The mRNA technique may mean that future pandemics can be dealt with far more quickly. The vehicle is already available and waiting to carry the next vaccine. Just ‘plug and play’ for any future coronavirus, as one researcher put it. (We have had three new coronaviruses in the past two decades.)

Pfizer boss Albert Boura went even further: “It’s the greatest medical advance in the past 100 years.” Well, maybe, though a vote taken today would probably plump for antibiotics instead. But we are only beginning to see the potential of mRNA.

There are already trials underway for a wide variety of other illnesses: not just safer, more effective influenza, polio and HIV vaccines, but immunotherapies for cancer, heart conditions, cystic fibrosis and other systemic and congenital diseases.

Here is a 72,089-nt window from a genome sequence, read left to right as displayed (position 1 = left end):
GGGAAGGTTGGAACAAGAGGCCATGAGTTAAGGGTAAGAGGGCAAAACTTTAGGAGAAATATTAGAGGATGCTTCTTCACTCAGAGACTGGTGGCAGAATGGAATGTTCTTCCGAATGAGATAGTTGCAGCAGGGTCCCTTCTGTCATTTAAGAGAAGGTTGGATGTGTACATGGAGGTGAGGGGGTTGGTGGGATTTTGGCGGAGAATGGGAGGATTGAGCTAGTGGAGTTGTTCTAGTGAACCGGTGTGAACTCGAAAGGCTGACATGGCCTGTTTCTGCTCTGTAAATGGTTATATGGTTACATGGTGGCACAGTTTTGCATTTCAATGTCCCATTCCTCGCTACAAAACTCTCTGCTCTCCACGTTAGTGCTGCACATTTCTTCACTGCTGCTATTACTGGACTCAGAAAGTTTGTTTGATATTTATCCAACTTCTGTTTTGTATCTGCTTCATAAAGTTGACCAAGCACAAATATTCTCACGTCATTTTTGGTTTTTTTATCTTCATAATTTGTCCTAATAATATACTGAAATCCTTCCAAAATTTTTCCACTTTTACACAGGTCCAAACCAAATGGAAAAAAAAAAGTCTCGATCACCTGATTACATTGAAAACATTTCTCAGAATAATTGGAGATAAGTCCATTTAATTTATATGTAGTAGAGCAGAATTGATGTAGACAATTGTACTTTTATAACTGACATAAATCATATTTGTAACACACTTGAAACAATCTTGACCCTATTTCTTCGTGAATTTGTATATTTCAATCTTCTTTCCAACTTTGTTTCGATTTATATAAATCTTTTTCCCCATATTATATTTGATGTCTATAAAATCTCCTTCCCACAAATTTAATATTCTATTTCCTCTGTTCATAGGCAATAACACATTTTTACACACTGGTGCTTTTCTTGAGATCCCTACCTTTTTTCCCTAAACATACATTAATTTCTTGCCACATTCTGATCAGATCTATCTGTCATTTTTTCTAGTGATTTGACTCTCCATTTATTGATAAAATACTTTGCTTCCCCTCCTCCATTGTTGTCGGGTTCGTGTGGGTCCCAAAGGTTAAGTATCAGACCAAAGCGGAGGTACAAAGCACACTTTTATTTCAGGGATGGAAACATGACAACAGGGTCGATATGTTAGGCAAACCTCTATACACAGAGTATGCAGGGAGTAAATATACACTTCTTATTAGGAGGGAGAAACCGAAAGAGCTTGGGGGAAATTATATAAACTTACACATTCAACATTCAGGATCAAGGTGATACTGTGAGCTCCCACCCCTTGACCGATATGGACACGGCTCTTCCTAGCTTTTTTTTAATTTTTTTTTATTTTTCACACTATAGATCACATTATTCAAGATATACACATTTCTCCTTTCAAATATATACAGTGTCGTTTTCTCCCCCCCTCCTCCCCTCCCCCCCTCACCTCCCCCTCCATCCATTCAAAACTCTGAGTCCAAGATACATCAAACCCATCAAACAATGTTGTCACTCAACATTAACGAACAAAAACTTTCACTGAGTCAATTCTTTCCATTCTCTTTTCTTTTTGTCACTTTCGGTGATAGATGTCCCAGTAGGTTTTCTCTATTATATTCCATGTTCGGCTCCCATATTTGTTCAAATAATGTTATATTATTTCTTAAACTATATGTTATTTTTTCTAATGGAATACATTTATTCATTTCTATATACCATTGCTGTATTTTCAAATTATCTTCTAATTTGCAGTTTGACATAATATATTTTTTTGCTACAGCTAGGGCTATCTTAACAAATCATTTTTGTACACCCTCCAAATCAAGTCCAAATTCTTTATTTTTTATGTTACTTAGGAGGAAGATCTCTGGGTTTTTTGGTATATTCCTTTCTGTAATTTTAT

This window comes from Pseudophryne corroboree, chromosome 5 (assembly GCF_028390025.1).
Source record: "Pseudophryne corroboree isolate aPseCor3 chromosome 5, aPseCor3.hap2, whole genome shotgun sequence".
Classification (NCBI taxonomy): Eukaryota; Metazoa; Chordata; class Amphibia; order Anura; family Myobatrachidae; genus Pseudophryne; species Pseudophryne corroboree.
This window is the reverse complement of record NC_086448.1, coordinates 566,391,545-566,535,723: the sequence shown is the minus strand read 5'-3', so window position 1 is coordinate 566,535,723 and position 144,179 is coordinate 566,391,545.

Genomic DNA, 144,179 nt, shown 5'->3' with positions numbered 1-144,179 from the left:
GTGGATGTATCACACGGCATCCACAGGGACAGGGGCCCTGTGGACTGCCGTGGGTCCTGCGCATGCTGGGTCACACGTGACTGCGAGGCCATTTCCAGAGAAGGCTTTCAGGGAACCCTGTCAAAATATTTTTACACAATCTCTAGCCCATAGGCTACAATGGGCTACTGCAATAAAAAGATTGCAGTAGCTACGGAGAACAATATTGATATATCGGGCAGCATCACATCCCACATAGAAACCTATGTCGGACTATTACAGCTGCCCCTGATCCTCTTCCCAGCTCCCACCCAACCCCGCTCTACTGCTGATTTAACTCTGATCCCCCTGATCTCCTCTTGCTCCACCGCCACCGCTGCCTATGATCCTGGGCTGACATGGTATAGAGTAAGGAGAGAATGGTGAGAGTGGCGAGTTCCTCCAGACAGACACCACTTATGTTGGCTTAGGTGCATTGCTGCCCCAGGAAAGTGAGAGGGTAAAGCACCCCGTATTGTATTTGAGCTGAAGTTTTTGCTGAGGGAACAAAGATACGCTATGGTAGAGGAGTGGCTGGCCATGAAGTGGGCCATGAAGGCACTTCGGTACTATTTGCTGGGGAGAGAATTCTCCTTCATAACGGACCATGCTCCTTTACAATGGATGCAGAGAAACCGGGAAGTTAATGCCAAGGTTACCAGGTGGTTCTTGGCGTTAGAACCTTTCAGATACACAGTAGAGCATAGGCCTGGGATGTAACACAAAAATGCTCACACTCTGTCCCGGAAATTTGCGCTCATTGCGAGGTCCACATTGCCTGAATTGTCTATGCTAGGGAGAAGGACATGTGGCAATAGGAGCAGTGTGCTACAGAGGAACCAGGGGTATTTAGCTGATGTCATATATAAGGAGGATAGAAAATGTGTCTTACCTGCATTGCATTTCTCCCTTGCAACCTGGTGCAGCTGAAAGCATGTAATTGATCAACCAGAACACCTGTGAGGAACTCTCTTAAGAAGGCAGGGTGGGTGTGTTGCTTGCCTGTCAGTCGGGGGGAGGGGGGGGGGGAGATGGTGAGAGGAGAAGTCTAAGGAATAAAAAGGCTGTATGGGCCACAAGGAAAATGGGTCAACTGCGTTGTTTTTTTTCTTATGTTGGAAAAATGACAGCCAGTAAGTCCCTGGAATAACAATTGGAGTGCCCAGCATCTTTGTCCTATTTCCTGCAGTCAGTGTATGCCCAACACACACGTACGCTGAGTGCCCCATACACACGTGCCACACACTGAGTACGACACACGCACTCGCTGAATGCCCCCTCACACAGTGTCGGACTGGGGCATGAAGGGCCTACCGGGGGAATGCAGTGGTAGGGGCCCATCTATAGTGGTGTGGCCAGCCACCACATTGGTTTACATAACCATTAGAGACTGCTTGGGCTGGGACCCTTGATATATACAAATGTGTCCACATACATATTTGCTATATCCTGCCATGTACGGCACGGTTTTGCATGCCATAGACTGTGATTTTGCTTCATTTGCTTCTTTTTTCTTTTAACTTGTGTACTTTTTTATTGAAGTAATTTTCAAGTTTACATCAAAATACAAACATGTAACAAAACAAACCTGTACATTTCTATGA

There is a long, dark winter still ahead of us, no doubt, but miracles may await us over the horizon. And we can now be sure that the light at the end of this particular tunnel is not an oncoming train.
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To shorten to 725 words, omit paragraphs 6 and 11. (“After…Moderna”; and “Even…vaccines”)

Four-Day Work Week

As countries in Europe and North America emerge from lock-down and start trying to rebuild their devastated economies, the great concern is jobs.

Unemployment in the US and Canada is over 13%, a post-Second World War high. If it weren’t for subsidies that keep up to a fifth of the working population in paid ‘furloughs’ from their jobs, jobless rates in Europe would be as high or higher. That can’t go on forever, so there is a frantic search for job-saving strategies – and the ‘four-day work week’ keeps coming up.